On the jacket:
"The Ekkos Clan" is the story of Kratu’s search for the killers of his family, his own roots and the mystery behind his grandmother’s stories. It’s the fascinating account of Kubha and the basketful of folklore she inherited from her ancestors. The eventful lives of Kubha and her family span a hundred years and encompass turbulent phases of Indian history. The family saga unfurls gradually, along with Kubha’s stories, through the three main characters – Kratu Sen, a grad student at Stanford, Kratu’s best friend Tista Dasgupta, and Afsar Fareedi, a linguistic palaeontologist. Afsar hears about Kubha’s stories from Kratu in a casual conversation, but she figures that these stories are not meant to be mere bed time tales – they contain rich linguistic fossils and layers of histories. In a bizarre incident Kratu miraculously survives an attempt on his life. His sister and uncle had not been so lucky. Were these murders acts of revenge, or a larger ideological conflict connected to Kubha’s stories which conceal perilous secrets that should be suppressed? Afsar, Kratu and Tista travel across continents to unravel the mystery of Kubha’s roots and the origin of her stories. At a different level, the novel subtly delves into the origin of one of the oldest civilizations of the world and the first book written by mankind.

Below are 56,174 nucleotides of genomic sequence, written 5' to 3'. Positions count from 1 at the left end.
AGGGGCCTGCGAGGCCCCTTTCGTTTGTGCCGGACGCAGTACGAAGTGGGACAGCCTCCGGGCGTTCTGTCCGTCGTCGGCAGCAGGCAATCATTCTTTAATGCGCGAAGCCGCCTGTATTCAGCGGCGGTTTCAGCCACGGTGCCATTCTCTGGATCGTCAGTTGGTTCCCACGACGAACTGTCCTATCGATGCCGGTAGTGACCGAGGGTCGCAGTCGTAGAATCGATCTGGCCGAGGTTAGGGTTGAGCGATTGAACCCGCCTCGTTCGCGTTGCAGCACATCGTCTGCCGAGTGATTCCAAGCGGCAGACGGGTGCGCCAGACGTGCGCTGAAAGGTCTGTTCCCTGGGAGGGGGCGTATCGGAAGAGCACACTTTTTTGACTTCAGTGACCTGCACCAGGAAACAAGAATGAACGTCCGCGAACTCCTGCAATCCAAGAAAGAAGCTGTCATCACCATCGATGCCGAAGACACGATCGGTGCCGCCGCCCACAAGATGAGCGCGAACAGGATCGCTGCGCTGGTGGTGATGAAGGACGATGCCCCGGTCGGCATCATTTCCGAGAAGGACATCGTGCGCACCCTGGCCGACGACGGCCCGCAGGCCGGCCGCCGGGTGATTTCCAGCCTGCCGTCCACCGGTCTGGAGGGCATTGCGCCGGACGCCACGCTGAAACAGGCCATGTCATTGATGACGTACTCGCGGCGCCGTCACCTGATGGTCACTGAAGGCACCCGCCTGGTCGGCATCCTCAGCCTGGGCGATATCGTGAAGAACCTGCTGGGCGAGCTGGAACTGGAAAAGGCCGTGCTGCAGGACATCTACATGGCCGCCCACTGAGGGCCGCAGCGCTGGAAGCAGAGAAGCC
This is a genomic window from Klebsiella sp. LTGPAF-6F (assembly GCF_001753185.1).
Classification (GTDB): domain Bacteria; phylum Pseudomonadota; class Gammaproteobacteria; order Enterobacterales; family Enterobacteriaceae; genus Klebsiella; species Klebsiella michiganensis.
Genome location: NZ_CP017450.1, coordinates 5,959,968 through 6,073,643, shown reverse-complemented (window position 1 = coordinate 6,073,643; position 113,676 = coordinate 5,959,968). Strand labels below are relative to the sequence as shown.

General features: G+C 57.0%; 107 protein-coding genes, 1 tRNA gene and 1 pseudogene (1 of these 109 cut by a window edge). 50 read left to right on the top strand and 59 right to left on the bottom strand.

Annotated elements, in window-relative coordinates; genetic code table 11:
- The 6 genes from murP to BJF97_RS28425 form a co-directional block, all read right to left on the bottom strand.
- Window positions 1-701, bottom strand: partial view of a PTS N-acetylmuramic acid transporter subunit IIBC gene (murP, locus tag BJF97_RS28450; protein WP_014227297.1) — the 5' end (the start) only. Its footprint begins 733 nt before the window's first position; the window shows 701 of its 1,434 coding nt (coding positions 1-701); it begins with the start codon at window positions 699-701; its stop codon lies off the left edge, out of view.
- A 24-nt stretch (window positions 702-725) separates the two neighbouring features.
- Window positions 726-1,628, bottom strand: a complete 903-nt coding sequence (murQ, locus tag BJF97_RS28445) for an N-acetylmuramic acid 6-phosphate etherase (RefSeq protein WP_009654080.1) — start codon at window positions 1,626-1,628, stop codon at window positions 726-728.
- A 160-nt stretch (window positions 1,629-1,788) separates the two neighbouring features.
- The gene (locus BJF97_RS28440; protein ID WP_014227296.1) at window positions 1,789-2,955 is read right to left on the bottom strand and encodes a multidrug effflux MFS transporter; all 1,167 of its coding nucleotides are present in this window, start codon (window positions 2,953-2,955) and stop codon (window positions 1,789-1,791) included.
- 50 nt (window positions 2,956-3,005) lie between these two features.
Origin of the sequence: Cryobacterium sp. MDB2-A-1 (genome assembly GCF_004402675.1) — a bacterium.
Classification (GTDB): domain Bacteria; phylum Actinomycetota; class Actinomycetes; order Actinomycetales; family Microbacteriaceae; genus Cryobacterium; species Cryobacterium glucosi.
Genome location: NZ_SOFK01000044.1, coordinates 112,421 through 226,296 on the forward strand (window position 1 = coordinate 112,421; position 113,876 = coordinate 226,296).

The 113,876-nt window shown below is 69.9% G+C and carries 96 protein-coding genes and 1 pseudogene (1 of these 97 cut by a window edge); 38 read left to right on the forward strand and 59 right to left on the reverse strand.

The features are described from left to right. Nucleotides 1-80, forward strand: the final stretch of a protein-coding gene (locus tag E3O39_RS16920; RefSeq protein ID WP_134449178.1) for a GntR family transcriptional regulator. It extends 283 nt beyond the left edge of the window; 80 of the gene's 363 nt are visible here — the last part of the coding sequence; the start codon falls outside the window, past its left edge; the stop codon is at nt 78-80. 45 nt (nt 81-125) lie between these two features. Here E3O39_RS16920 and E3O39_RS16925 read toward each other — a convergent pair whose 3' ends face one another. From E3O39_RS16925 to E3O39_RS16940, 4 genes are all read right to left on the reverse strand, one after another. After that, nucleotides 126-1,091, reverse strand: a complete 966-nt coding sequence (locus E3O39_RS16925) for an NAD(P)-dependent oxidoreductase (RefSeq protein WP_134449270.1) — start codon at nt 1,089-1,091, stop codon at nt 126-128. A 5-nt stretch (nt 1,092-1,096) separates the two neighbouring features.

Ekkos Clan is Kratu's story, of her quest in finding her family's killers, and talks about generations of people in a family. Written by a debutante author, the plot shows skills of a seasoned author, actually.
A beautiful, roller coaster of a reading ride which takes you to the past, brings you to the present and even throws you into the future. Personally, I haven't read this kind of a book by any Indian author yet, and it was a true treat. A fast paced, thriller, Ekkos Clan is a page turner.
Not your regular thriller, because when you read, you realise how much research must have gone in writing it. Based in Bangladesh, the plot takes you along to places and situations, where you get the feeling of being a bystander and looking through the proceedings.
[This was a PR request review. The opinions are strictly my own and not been written under any obligation.]